Why did West Papuans in the early 1960s claim to be African? Why does the identification linger? Click here to view a 15-minute online lecture about identity, race and resistance in West Papuan 60s diplomacy, by David Webster.
Maire Leadbeater on the Current crisis in West Papua and her new book See No Evil: New Zealand’s Betrayal of the People of West Papua (Otago University Press, 2018) On August 17, Indonesia’s national day, West Papuan students studying in Surabaya and Malang, East Java were subjected to a terrifying ordeal. Security forces and militia… More West Papua: Seeing no evil
Thread by @dwebsterbu: “Current protests are fueled by Indonesian racism against Papuans. asiatimes.com/2019/08/opinio… That has a history, and i […]” #WestPapua #racism
By Edmund McWilliams (retired US foreign service officer) Originally published in Flowers in the Wall (download free pdf) There are few places in the world where U.S. human rights policy is as disingenuous as it is in West Papua. The bankruptcy of U.S. posturing regarding respect for fundamental human rights, including protection of the physical security of… More Time for a New U.S. Approach toward Indonesia and West Papua
By Julian Smythe Excerpted from Flowers in the Wall – click to download full chapter as a free pdf “I am Papua (aku Papua),” three-year-old Dietrich Malenua sings on his grandmother’s porch in Papua, Indonesia. He is singing the hit song of Papuan musician Edo Kondologit, “Aku Papua,” and in his song, he carries a… More The Living Symbol of Song in West Papua: A Soul Force to be Reckoned With
By Todd Biderman and Jenny Munro From Flowers in the Wall – download full chapter What sorts of “truths” are included in “truth and reconciliation” and from whose perspective? In Tanah Papua we have the problem of a multi-dimensional conflict and a state that is very dedicated to controlling what is said about that conflict.… More Facts, Feasts & Forests: Considering Approaches to Truth and Reconciliation in Tanah Papua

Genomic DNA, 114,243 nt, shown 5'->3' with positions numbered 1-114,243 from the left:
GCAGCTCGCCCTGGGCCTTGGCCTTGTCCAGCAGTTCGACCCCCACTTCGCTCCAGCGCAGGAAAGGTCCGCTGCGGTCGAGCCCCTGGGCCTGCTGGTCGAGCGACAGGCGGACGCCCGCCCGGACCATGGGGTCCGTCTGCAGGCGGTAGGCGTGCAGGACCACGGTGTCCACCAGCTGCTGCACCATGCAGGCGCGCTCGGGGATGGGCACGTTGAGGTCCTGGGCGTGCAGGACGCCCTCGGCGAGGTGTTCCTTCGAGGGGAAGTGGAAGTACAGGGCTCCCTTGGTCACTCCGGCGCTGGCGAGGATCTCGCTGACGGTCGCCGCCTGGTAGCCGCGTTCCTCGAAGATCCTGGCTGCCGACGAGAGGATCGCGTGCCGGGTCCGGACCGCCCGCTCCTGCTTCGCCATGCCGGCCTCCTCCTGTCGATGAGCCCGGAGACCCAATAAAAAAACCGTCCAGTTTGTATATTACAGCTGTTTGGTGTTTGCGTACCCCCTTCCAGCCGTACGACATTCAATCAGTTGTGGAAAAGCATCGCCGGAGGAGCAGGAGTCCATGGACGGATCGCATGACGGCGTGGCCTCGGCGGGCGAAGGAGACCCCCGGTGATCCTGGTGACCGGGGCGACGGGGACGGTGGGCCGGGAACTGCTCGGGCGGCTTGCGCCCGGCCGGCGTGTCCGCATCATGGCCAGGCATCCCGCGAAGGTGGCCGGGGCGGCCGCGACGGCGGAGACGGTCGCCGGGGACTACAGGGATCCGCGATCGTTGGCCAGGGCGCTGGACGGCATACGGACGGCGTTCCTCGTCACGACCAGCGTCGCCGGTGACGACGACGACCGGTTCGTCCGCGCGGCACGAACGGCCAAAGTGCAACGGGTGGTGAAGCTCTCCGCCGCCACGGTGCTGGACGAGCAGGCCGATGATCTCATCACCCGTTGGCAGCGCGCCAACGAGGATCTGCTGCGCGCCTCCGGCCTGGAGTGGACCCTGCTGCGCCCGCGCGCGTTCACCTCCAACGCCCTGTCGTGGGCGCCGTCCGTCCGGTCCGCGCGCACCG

By David Webster West Papua, occupied by Indonesia since the 1960s, is making headlines with a wave of protests sparked by anti-Papuan racism. How did this territory come under Indonesian rule? This article from Cornell University’s journal Indonesia (now in open access) provides context on how the Papuan right to self-determination was abandoned in the… More Self-Determination Abandoned: The Road to the New York Agreement on West Papua
Stuart Kirsch’s new book, Engaged Anthropology: Politics Beyond the Text, has just been released by the University of California Press. Does anthropology have more to offer than just its texts? In this timely and remarkable book, Stuart Kirsch shows how anthropology can—and why it should—become more engaged with the problems of the world. Engaged Anthropology draws on the author’s… More New book: Engaged Anthropology
Flowers in the Wall: Truth and Reconciliation in Timor-Leste, Indonesia and Melanesia is now available for free Open Access download, thanks to University of Calgary Press. Click to access downloadable pdf version What is the experience of truth and reconciliation? What is the purpose of a truth commission? What lessons can be learned from established truth and… More Now in Open Access: Flowers in the Wall
By David Webster. Originally published by activehistory.ca After the resolution of the Aceh dispute and the independence of East Timor, Indonesia’s most serious conflict is in Papua (formerly Irian Jaya). One major stumbling block to conflict resolution is the clash of historical narratives. Papuan nationalists claim their land was “already sovereign” from the 1960s and… More Narratives of Colonization, Decolonization and Recolonization in Papua
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